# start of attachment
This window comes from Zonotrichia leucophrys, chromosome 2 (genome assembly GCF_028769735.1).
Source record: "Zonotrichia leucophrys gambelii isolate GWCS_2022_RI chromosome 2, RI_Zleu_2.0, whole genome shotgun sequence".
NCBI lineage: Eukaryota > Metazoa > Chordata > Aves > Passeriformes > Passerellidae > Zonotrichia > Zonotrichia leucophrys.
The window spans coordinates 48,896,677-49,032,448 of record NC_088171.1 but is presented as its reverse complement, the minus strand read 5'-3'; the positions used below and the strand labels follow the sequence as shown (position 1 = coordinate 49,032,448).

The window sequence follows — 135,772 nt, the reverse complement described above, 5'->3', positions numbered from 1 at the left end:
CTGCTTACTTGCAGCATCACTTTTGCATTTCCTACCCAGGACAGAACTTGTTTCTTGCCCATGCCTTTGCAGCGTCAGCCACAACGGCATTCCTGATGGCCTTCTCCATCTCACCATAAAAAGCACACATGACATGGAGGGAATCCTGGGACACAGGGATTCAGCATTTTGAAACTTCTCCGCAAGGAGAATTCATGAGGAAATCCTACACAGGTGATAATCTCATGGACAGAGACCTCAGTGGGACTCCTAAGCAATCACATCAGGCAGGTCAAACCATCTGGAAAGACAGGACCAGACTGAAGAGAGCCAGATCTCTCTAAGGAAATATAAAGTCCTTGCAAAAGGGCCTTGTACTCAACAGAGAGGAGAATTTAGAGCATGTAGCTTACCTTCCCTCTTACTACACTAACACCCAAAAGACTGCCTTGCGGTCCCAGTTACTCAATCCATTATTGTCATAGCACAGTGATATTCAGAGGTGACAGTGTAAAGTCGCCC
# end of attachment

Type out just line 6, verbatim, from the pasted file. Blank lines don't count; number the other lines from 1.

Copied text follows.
CTGCTTACTTGCAGCATCACTTTTGCATTTCCTACCCAGGACAGAACTTGTTTCTTGCCCATGCCTTTGCAGCGTCAGCCACAACGGCATTCCTGATGGCCTTCTCCATCTCACCATAAAAAGCACACATGACATGGAGGGAATCCTGGGACACAGGGATTCAGCATTTTGAAACTTCTCCGCAAGGAGAATTCATGAGGAAATCCTACACAGGTGATAATCTCATGGACAGAGACCTCAGTGGGACTCCTAAGCAATCACATCAGGCAGGTCAAACCATCTGGAAAGACAGGACCAGACTGAAGAGAGCCAGATCTCTCTAAGGAAATATAAAGTCCTTGCAAAAGGGCCTTGTACTCAACAGAGAGGAGAATTTAGAGCATGTAGCTTACCTTCCCTCTTACTACACTAACACCCAAAAGACTGCCTTGCGGTCCCAGTTACTCAATCCATTATTGTCATAGCACAGTGATATTCAGAGGTGACAGTGTAAAGTCGCCC